The spending plan proposed by the White House, however, does not come as a surprise, given that it adds details to the “skinny’ budget outline issued by the administration in March. The budget plan issued this week maintains the same draconian cuts hinted at in the earlier version, which would eliminate programs and services that benefit rural America. Among those programs facing severe cuts are those that promote the production of clean energy from our farms, ranches and forestlands.
USDA would see funding slashed by $38 billion over the next 10 years, cutting farm, crop insurance and conservation programs, as well as cut out funding for the most effective programs of the Farm Bill Energy Title. Additionally, for several of these programs, the budget would eliminate funding that had been carried forward from previous years, which means it would not only cut future annual funding, but also take away residual funds.
The centerpiece of the Energy Title is the Renewable Energy for America Program (REAP). Since its inception, REAP has supported more than 15,000 energy-saving and clean energy-producing projects in rural areas across the country. The 2014 Farm Bill provided mandatory funding of $50 million per year. The Trump budget would eliminate all of that funding, and also remove $8 million that is carried over from previous years, essentially killing REAP. Additionally, the Trump budget would claw back the $175 million in funding accumulated by the Biorefinery, Renewable Chemical and Biobased Product Manufacturing Assistance Program. Furthermore, the Biomass Crop Assistance Program (BCAP) would get the same treatment as it has in previous years – capped at $3 million per year – well below the $25 million called for in the 2014 Farm Bill.
In addition to gutting USDA’s Energy Title programs, the president is also proposing major reductions and radical changes to USDA’s Rural Development mission area. That includes the Rural Utility Service, which supports 900 private, not-for-profit, consumer-owned electric cooperatives that provide service to 42 million people in 47 states. Collectively electric cooperatives provide services in 327 of the nation’s 353 “persistent poverty counties” (93 percent). Of the 42 million Americans served by cooperatives, an estimated 4 million live in persistent poverty counties. The cuts proposed by the president will harm the very people he pledged to help on the campaign trail.
The budget proposal says USDA conservation programs will be “streamlined.” These programs include those like the Conservation Reserve Program (CRP), which offers opportunities to develop and grow bioenergy crops like switchgrass, as well as the Environmental Quality Incentives Program, which helps livestock producers build anaerobic digesters to dispose of waste and generate electricity. The “streamlining” would likely mean these programs will lose well more than $5.7 billion over the next decade.
USDA research, which includes the department’s work in developing agricultural solutions to changing climatic conditions and assessing means by which ag producers can adapt to volatile weather, would see a drop from $3.2 billion in 2016 to $2.5 billion in 2018. The White House plan would close down 17 of the agency’s 90 Agricultural Research Service facilities. Meanwhile, the proposal would cut discretionary funding for USDA’s Natural Resources Conservation Service from more than $1 billion in 2016 to $766 million in 2018.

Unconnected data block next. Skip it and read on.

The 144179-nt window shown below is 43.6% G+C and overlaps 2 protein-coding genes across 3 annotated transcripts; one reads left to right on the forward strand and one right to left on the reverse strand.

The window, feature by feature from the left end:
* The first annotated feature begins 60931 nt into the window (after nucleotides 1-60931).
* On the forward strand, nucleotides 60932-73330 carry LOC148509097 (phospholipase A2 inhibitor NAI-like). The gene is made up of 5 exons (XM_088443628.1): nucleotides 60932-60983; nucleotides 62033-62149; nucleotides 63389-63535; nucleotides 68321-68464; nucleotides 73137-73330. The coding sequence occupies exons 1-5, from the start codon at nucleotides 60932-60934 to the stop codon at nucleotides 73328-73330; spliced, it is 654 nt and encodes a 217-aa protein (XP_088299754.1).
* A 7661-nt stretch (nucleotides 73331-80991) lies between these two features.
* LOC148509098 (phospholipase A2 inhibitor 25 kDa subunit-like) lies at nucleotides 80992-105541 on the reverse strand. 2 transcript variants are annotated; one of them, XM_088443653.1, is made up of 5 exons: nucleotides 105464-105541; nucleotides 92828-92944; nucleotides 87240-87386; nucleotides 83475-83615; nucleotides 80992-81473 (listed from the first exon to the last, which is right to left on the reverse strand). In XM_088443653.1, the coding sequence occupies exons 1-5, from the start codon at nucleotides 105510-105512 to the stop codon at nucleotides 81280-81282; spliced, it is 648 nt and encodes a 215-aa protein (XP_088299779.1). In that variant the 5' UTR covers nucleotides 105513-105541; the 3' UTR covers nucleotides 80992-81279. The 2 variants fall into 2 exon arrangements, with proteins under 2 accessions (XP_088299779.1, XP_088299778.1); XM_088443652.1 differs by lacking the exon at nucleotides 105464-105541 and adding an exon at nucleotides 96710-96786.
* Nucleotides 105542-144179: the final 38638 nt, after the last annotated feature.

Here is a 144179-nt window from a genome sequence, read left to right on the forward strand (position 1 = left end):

Elsewhere, DOE’s funding for the Office of Energy Efficiency and Renewable Energy (EERE) would be cut 69 percent under the White House budget plan for next year alone. The drop from $2 billion to $636 million is the largest of many cuts proposed, and is just one of a variety of energy program offices facing reductions. Research and development in bioenergy programs would be cut by $168 million, or more than 74 percent. In fact, DOE’s Office of Science would lose nearly a fifth of its $5 billion budget, putting the brakes on critical work and costing jobs at DOE’s 17 national laboratories. The Advanced Research Projects Agency-Energy, which has had vast success in driving new energy technologies that would otherwise have been too risky for the private sector to undertake, would be eliminated by 2019, retaining only small residual budget in the interim.
Energy efficiency programs would be eliminated. Weatherization initiatives that provide insulation and storm windows to protects homes from precipitation and wind, resulting in considerable energy savings, would be gone. EPA’s Energy Star program, which certifies a wide variety of products – from appliances to buildings – as highly efficient, would be eradicated, despite administration costs of only about $50 million, yet producing more than $34 billion in energy savings costs for consumers each year.
It borders on the ironic that the Trump budget document says it aims to “increase development of America’s energy resources, strengthening our national security [and] lowering the price of electricity and transportation fuels,” when it virtually attempts to eliminate the promotion of clean, renewable energy development that helps create jobs and boosts local economies, all while enhancing our energy security.
However, it is important to remember that members of Congress have made very clear that the president’s proposal is just that – a suggested line of spending. 25x’25 calls on partners and renewable energy stakeholders to urge congressional budget writers to reject the Trump plan and develop a fiscal 2018 budget that supports efforts to shore up our small towns and farming communities, where the rural economy has fallen by half over the past four years. 25x’25 stands ready to work with lawmakers to develop a spending plan for the next fiscal year that provides solutions to the challenges facing America.